A pile of rubble
Senior citizen center building history is truly unique
A one-time majestic building at 20 E. State Street Marshalltown is now a pile of rubble.
Beginning Wednesday, demolition on the brick and steel structure owned by the city of Marshalltown reduced years of memories to dust.
Progress beckoned, and the city sold the lot to Landover Development Corp. of Lake Barrington, Ill. earlier this year.
The less-than one acre site is being packaged with other nearby sites to build a new housing complex and help replace many downtown units lost in the July 2018 tornado.
The city will be applying $693,000 from a tornado-induced insurance settlement to pay for demolition and clearing.
A garage, the Veterans of Foreign Wars local headquarters and most recently, the Marshalltown Senior Citizen Center called 20 E. State St. home.
Before being clobbered and closed by the tornado nearly 15 months ago, one could still smell oil in the rear storage area and that should not come as a surprise because two oil pits were once visible in the once stately structure.
The landmark 99-year-old building had several owners.
The Motor Inn Garage was first.
The Veterans of Foreign Wars, Harry C. Harter post No. 839 purchased the building in 1946.
The June 6, 1949 “Fifty Years of Progress in Marshalltown” saluted the VFW, heralding the “newest veterans club building” in the city. In tandem, almost a full page of copy was devoted to the history of veterans organizations in Marshalltown. An accompanying picture showed large VFW letters prominently set in concrete above the building’s entrance.
However, controversy was a companion to the VFW during its 23 years of ownership. Allegations of gambling, illegal liquor service and other misdeeds caused the state VFW commander to withdraw the post’s charter on one occasion, according to T-R archives. Additionally, a lawsuit filed by the club’s former managers and other financial issues forced the VFW to find a new home.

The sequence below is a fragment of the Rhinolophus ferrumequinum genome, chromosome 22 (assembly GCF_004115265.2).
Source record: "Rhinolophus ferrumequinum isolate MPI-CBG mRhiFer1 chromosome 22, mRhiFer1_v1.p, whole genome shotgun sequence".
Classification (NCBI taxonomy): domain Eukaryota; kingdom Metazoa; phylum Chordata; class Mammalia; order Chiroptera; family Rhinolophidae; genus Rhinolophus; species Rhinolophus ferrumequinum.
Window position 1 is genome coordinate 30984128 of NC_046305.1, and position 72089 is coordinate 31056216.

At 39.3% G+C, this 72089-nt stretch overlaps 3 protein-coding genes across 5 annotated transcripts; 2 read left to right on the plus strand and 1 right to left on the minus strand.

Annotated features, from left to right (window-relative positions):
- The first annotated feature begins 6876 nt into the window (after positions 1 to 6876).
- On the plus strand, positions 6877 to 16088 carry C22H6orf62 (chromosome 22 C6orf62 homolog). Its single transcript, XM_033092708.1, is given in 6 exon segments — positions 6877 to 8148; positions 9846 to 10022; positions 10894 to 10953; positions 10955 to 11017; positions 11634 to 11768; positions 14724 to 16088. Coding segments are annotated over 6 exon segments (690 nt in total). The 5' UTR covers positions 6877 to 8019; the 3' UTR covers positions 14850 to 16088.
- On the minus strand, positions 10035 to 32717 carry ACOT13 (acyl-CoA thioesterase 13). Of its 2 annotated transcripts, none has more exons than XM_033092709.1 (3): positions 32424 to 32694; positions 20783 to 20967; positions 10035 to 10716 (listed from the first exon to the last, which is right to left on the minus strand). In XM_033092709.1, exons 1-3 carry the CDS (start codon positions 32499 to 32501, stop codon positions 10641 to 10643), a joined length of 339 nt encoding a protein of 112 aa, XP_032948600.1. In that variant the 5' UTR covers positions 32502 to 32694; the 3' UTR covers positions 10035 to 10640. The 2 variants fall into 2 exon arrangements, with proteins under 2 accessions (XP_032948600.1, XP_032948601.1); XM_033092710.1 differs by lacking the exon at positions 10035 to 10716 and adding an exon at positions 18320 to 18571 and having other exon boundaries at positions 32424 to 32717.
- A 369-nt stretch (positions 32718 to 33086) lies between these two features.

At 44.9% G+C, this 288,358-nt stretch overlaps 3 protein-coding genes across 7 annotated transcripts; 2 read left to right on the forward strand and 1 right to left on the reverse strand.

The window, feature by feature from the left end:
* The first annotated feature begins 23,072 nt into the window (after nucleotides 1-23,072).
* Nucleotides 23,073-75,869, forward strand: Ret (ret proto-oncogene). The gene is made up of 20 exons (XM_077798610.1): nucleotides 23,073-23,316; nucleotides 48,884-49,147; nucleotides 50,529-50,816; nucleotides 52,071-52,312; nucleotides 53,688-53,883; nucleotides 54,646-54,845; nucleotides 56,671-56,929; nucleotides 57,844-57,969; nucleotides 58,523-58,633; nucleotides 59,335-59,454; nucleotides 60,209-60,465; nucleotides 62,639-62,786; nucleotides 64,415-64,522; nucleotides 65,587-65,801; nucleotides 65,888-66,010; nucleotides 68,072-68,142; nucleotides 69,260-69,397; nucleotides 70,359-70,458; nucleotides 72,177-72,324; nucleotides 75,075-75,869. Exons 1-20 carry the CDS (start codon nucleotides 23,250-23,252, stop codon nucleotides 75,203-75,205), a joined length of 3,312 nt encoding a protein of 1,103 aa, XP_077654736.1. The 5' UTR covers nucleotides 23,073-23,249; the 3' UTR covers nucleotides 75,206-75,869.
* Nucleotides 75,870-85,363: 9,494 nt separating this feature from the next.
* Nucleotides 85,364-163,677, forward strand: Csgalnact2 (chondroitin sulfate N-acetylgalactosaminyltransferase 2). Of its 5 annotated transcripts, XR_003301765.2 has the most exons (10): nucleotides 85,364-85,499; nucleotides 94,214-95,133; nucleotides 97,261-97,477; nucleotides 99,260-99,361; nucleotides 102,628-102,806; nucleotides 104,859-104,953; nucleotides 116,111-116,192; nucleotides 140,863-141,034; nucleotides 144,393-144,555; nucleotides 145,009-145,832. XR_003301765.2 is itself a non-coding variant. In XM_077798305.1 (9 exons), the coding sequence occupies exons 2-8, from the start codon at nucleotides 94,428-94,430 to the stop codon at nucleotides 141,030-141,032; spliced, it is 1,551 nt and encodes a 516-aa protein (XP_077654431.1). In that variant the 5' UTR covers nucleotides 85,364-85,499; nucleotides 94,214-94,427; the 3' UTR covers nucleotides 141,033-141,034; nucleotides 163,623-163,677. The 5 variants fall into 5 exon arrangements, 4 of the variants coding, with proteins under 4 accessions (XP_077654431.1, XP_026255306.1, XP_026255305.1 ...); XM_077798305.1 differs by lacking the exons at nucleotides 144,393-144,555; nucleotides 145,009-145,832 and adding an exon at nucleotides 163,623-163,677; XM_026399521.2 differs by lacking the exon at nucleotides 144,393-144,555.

They moved to the Veterans Memorial Coliseum in 1969.
But other history was embedded in its walls, with hundreds of thousands passing through its doors and up and down steps. The attic once housed Marshalltown Community College basketball players when its campus was northwest of downtown on North Second Avenue — now the site of Crestview Apartments.
A 1960 city directory listed several insurance offices, a watch and jewelry repair business, auto repair shop rear and auto body shop under its massive roof.
The building was sold to the city of Marshalltown in 1975 for $64,750.
For 43 years local and Central Iowa senior citizens made extensive use of its ground floor.
Billiards, card playing, crafts, food, companionship and shuffleboard were a staple. Visitors from Des Moines and elsewhere came to down to play on its shuffleboard courts. Upstairs on the second floor, the Northeast Iowa Area Agency on Aging was a tenant since 1975.
A large kitchen was used extensively preparing meals for seniors, including for the popular “Meals on Wheels” program. The agency also provided a case worker to help seniors access programs and space to keep confidential records. Post-tornado, the organization found space at the local Central Christian Church.
At one time Marshalltown Parks and Recreation used a gleaming, refurbished wooden dance floor to conduct youth martial arts classes twice a week. Years ago, Lennox Manufacturing made use of it to host its annual Christmas party.
The large room was ideal to host wedding receptions and other functions — all booked through Parks and Recreation.
But before the tornado, the building’s days appeared to be numbered. The city had deferred maintenance for many years and rent from tenants was not equaling utilities, said city officials.
Opponents of the plan, led by resident Linda Clark, presented 421 signatures on a petition to take an alternative insurance company offer of $1.2 million to repair the building and find other revenue to bring it up to code. However, a 5-0 vote earlier this year – two councilors were absent by council – to accept the first offer, put that idea to rest.
The Senior Citizen Center has relocated to the Fisher Community Center, where a portable shuffleboard still attracts residents and out-of-towners among many other activities.
Contact Mike Donahey at